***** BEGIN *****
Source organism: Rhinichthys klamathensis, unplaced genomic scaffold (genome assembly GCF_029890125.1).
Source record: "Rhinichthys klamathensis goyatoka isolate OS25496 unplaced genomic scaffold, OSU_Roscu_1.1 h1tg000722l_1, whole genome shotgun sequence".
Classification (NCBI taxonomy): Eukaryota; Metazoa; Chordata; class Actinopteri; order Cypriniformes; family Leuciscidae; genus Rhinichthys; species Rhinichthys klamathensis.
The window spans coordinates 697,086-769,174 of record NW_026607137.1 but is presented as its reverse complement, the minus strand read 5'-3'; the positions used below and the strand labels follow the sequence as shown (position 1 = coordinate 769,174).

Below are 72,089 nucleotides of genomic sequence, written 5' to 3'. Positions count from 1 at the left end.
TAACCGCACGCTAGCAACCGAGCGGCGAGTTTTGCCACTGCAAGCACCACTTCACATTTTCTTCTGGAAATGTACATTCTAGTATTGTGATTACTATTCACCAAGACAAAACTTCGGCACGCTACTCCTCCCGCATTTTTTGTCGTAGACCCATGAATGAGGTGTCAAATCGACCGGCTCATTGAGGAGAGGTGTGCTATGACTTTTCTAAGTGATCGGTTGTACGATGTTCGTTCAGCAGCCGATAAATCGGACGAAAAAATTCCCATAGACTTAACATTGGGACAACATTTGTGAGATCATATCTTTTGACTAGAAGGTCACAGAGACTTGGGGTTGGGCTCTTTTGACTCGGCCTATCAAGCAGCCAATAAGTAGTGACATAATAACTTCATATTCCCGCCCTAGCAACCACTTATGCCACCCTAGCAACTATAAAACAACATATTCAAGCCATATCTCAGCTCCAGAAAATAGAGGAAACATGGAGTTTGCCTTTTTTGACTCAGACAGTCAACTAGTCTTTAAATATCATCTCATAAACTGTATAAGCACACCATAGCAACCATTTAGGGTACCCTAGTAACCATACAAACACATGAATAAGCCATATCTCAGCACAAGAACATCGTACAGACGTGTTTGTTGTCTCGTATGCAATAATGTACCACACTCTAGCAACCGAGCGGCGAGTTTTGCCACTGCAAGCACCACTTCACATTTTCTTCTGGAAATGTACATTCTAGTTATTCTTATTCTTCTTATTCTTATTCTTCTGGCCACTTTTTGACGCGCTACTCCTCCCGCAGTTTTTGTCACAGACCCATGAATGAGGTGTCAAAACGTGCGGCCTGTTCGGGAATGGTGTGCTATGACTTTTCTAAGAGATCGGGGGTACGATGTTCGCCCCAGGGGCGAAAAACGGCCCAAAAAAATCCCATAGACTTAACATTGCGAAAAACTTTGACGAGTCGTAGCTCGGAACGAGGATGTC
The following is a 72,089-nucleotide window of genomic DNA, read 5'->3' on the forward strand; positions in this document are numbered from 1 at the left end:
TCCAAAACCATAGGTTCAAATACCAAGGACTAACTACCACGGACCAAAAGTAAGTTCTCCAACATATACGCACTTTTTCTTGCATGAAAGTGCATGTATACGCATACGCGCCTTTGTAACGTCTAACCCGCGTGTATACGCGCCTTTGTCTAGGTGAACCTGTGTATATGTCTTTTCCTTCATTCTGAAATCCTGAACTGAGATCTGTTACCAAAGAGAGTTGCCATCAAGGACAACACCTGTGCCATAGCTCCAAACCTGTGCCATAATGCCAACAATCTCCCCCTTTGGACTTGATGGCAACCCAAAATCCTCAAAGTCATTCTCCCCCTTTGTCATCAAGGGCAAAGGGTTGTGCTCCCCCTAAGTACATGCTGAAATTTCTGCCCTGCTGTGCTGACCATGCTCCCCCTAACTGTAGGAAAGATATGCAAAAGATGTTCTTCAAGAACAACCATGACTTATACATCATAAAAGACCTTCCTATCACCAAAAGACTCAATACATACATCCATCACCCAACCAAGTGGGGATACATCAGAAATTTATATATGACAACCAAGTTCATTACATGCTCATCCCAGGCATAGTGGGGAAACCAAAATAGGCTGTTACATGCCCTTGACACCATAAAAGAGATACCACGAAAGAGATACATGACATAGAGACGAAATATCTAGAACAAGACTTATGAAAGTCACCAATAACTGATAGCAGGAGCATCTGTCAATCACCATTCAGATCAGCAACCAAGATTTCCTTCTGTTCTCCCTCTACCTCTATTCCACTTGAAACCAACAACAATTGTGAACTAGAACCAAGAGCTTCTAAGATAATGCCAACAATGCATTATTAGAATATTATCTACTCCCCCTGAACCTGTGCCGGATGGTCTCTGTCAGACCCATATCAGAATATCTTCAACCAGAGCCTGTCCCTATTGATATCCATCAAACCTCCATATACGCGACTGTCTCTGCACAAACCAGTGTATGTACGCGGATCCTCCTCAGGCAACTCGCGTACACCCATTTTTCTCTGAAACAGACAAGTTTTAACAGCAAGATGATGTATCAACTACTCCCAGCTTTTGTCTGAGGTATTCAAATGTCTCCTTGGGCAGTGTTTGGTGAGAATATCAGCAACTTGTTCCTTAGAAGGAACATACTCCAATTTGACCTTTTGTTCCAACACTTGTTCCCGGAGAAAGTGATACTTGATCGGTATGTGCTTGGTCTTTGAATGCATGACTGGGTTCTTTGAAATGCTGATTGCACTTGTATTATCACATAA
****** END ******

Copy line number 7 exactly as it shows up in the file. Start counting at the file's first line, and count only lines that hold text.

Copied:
The following is a 72,089-nucleotide window of genomic DNA, read 5'->3' on the forward strand; positions in this document are numbered from 1 at the left end: